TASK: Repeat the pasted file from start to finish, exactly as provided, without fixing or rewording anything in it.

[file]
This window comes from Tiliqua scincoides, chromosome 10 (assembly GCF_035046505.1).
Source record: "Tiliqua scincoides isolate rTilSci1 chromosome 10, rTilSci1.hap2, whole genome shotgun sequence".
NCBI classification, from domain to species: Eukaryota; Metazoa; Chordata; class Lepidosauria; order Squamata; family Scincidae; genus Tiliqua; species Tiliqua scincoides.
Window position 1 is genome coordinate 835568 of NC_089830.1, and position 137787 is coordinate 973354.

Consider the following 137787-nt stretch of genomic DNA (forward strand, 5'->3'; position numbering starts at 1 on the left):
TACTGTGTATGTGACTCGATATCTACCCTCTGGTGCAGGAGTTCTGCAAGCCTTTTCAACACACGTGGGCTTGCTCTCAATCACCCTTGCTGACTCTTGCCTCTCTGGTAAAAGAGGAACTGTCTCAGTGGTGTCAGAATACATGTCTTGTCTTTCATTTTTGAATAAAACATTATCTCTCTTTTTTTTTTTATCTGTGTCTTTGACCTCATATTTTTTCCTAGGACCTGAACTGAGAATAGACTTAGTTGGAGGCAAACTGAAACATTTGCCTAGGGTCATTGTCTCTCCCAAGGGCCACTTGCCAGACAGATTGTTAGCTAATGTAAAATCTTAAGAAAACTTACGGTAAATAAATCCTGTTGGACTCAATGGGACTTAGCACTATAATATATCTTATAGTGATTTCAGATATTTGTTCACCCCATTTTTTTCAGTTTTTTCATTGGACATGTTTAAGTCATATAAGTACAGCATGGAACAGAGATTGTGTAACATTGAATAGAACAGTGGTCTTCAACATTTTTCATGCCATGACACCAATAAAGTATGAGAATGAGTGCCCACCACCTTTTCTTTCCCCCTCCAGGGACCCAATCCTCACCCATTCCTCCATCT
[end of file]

This window comes from Tiliqua scincoides, chromosome 10 (assembly GCF_035046505.1).
Source record: "Tiliqua scincoides isolate rTilSci1 chromosome 10, rTilSci1.hap2, whole genome shotgun sequence".
NCBI classification, from domain to species: Eukaryota; Metazoa; Chordata; class Lepidosauria; order Squamata; family Scincidae; genus Tiliqua; species Tiliqua scincoides.
Window position 1 is genome coordinate 835568 of NC_089830.1, and position 137787 is coordinate 973354.

Consider the following 137787-nt stretch of genomic DNA (forward strand, 5'->3'; position numbering starts at 1 on the left):
TACTGTGTATGTGACTCGATATCTACCCTCTGGTGCAGGAGTTCTGCAAGCCTTTTCAACACACGTGGGCTTGCTCTCAATCACCCTTGCTGACTCTTGCCTCTCTGGTAAAAGAGGAACTGTCTCAGTGGTGTCAGAATACATGTCTTGTCTTTCATTTTTGAATAAAACATTATCTCTCTTTTTTTTTTTATCTGTGTCTTTGACCTCATATTTTTTCCTAGGACCTGAACTGAGAATAGACTTAGTTGGAGGCAAACTGAAACATTTGCCTAGGGTCATTGTCTCTCCCAAGGGCCACTTGCCAGACAGATTGTTAGCTAATGTAAAATCTTAAGAAAACTTACGGTAAATAAATCCTGTTGGACTCAATGGGACTTAGCACTATAATATATCTTATAGTGATTTCAGATATTTGTTCACCCCATTTTTTTCAGTTTTTTCATTGGACATGTTTAAGTCATATAAGTACAGCATGGAACAGAGATTGTGTAACATTGAATAGAACAGTGGTCTTCAACATTTTTCATGCCATGACACCAATAAAGTATGAGAATGAGTGCCCACCACCTTTTCTTTCCCCCTCCAGGGACCCAATCCTCACCCATTCCTCCATCT